Even though the symptoms of a heart attack at times can be vague and mild, it is important to remember that heart attacks producing no symptoms or only mild symptoms can be just as serious and life-threatening as heart attacks that cause severe chest pain.
Too often patients disease heart attack symptoms to "indigestion," "fatigue," or "stress," and consequentially delay seeking medical medical attention. One can not overemphasize the importance of seeking prompt medical attention in the presence of symptoms that suggest a heart attack. Early diagnosis and treatment saves lives, and delays in reaching medical assistance can be fatal. A delay in treatment can lead to permanently reduced function of the heart due to more intensive damage to the heart muscle. Death also may occur as a result of the sudden sunset of arrhythmias.
What causes a heart attack?
Atherosclerosis is a gradual process in which plaques (collections) of cholesterol are deposited in the walls of arteries. Cholesterol plaques cause hardening of the arterial walls and narrowing of the inner channel (lumen) of the artery. Arteries that are narrowed by atherosclerosis can not deliver enough blood to maintain normal function of the parts of the body they supply. For example, atherosclerosis of the arteries in the legs causes reduced blood flow to the legs. Reduced blood flow to the legs can lead to pain in the legs while walking or exercising, leg ulcers, or a delay in the healing of wounds to the legs.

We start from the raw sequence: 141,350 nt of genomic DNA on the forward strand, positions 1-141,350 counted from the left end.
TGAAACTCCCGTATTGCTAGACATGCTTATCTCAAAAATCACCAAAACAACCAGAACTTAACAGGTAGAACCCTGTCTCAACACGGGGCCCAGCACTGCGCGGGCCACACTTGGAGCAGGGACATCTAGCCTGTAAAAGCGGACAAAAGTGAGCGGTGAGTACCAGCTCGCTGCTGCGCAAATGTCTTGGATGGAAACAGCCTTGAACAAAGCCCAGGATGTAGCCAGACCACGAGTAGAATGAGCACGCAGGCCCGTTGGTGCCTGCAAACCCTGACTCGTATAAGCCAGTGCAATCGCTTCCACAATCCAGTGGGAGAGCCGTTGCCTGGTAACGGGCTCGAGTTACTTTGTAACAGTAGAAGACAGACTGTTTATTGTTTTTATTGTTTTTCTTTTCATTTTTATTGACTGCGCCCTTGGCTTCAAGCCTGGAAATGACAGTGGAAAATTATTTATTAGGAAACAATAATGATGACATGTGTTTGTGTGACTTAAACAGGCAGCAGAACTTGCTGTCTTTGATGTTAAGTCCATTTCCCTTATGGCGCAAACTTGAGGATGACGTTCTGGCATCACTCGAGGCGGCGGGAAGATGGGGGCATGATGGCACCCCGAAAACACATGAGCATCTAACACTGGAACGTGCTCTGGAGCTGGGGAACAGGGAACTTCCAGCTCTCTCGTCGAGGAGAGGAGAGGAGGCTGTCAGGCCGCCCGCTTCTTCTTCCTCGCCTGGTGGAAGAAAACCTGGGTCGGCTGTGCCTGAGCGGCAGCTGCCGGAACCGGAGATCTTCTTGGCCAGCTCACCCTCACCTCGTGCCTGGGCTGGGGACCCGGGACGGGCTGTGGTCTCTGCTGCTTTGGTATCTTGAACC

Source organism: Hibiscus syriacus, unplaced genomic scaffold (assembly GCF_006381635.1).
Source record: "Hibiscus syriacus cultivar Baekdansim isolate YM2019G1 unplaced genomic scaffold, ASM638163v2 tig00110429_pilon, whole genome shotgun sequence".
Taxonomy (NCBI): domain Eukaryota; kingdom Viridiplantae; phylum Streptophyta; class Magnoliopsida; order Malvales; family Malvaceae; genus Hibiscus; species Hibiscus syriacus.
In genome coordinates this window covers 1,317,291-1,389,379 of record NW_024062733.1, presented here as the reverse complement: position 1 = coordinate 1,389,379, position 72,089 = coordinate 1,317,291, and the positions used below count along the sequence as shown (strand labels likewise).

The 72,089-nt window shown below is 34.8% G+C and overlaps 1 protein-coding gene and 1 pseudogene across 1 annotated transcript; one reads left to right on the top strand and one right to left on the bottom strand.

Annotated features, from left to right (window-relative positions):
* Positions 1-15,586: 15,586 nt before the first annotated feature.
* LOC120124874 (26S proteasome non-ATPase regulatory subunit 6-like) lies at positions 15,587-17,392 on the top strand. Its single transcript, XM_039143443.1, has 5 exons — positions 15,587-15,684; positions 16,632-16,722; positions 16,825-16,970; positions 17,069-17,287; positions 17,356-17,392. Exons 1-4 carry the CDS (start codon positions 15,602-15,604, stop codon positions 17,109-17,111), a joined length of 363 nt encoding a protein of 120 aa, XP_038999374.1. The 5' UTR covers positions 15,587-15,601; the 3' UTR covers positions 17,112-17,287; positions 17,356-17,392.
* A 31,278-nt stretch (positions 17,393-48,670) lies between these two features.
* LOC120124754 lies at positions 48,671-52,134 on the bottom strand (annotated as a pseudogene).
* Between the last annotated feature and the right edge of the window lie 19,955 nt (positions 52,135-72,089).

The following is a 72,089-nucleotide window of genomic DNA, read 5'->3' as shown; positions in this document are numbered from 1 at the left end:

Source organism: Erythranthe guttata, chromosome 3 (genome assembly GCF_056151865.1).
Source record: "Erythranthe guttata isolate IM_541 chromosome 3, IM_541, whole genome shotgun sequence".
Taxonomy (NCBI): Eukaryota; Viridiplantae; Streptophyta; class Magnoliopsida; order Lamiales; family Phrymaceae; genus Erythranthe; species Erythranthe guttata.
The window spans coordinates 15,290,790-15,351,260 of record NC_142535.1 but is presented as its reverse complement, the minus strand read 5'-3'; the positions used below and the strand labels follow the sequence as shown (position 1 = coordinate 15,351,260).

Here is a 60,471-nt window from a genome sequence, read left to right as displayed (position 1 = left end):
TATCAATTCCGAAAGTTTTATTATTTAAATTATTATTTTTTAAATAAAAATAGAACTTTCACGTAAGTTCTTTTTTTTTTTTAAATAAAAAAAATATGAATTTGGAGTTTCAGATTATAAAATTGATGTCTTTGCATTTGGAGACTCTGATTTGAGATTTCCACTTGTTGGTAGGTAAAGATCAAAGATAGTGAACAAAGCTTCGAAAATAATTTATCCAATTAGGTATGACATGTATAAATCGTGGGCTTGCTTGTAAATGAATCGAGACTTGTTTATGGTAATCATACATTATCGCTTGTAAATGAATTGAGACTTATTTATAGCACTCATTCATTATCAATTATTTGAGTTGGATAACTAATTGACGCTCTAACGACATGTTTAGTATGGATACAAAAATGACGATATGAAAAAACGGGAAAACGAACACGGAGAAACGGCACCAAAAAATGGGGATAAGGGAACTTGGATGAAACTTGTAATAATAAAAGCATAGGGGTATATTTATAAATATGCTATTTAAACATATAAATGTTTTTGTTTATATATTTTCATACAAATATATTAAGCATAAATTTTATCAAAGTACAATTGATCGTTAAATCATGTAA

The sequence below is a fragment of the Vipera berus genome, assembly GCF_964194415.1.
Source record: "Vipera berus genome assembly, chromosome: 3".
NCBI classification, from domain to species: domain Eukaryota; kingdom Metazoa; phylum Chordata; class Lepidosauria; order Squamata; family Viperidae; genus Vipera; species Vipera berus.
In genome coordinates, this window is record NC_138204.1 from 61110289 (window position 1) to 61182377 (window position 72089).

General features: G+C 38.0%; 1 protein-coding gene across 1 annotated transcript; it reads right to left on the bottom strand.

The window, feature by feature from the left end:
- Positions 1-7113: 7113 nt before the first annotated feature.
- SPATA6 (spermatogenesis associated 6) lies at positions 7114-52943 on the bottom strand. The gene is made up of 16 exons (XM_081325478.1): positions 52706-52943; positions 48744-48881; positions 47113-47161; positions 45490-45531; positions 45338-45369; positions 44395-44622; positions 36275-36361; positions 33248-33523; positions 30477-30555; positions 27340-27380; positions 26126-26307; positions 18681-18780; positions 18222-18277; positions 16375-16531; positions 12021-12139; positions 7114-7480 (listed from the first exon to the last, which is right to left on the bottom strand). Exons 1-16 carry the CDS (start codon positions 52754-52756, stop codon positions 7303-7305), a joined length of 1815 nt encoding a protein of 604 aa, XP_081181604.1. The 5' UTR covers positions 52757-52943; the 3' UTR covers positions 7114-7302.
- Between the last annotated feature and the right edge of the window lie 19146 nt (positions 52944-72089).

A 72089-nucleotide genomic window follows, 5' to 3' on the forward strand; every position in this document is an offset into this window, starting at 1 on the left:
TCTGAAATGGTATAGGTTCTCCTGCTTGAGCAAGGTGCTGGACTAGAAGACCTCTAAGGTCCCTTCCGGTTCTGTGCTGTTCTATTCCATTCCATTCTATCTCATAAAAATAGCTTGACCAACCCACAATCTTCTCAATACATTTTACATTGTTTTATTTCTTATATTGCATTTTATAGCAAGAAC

In many people, atherosclerosis can remain silent (causing no symptoms or health problems) for years or decades. Atherosclerosis can begin as early as the teenage years, but symptoms or health problems usually do not arise until later in adulthood when the arterial narrowing becomes severe. Coronary artery disease refers to the atherosclerosis that causes hardening and narrowing of the coronary arteries. Diseases caused by the reduced blood supply to the heart muscle from coronary atherosclerosis are called coronary heart diseases (CHD). Coronary heart diseases include heart attacks, sudden unexpected death, chest pain, abnormal heart rhythms, and heart failure due to weakening of the heart muscle.